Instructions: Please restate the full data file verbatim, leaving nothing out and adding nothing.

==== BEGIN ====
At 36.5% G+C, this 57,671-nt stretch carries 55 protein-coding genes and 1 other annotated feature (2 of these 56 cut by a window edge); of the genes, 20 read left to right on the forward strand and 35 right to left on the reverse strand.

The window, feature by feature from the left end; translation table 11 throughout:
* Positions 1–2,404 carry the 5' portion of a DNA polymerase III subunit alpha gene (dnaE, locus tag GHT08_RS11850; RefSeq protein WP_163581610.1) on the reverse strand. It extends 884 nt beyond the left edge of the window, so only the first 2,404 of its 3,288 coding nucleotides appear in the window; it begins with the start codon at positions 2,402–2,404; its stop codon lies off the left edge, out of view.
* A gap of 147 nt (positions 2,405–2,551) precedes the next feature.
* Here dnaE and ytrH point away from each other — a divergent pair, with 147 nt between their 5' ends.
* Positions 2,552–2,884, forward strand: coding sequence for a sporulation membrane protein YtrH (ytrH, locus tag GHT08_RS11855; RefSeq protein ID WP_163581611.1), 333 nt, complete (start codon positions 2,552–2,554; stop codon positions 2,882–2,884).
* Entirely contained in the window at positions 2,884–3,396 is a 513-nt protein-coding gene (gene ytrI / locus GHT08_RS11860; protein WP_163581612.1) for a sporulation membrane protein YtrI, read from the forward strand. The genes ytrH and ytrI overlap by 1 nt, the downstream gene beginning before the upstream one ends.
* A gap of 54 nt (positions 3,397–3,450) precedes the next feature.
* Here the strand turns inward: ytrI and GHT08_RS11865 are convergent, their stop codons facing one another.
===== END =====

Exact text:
At 36.5% G+C, this 57,671-nt stretch carries 55 protein-coding genes and 1 other annotated feature (2 of these 56 cut by a window edge); of the genes, 20 read left to right on the forward strand and 35 right to left on the reverse strand.

The window, feature by feature from the left end; translation table 11 throughout:
* Positions 1–2,404 carry the 5' portion of a DNA polymerase III subunit alpha gene (dnaE, locus tag GHT08_RS11850; RefSeq protein WP_163581610.1) on the reverse strand. It extends 884 nt beyond the left edge of the window, so only the first 2,404 of its 3,288 coding nucleotides appear in the window; it begins with the start codon at positions 2,402–2,404; its stop codon lies off the left edge, out of view.
* A gap of 147 nt (positions 2,405–2,551) precedes the next feature.
* Here dnaE and ytrH point away from each other — a divergent pair, with 147 nt between their 5' ends.
* Positions 2,552–2,884, forward strand: coding sequence for a sporulation membrane protein YtrH (ytrH, locus tag GHT08_RS11855; RefSeq protein ID WP_163581611.1), 333 nt, complete (start codon positions 2,552–2,554; stop codon positions 2,882–2,884).
* Entirely contained in the window at positions 2,884–3,396 is a 513-nt protein-coding gene (gene ytrI / locus GHT08_RS11860; protein WP_163581612.1) for a sporulation membrane protein YtrI, read from the forward strand. The genes ytrH and ytrI overlap by 1 nt, the downstream gene beginning before the upstream one ends.
* A gap of 54 nt (positions 3,397–3,450) precedes the next feature.
* Here the strand turns inward: ytrI and GHT08_RS11865 are convergent, their stop codons facing one another.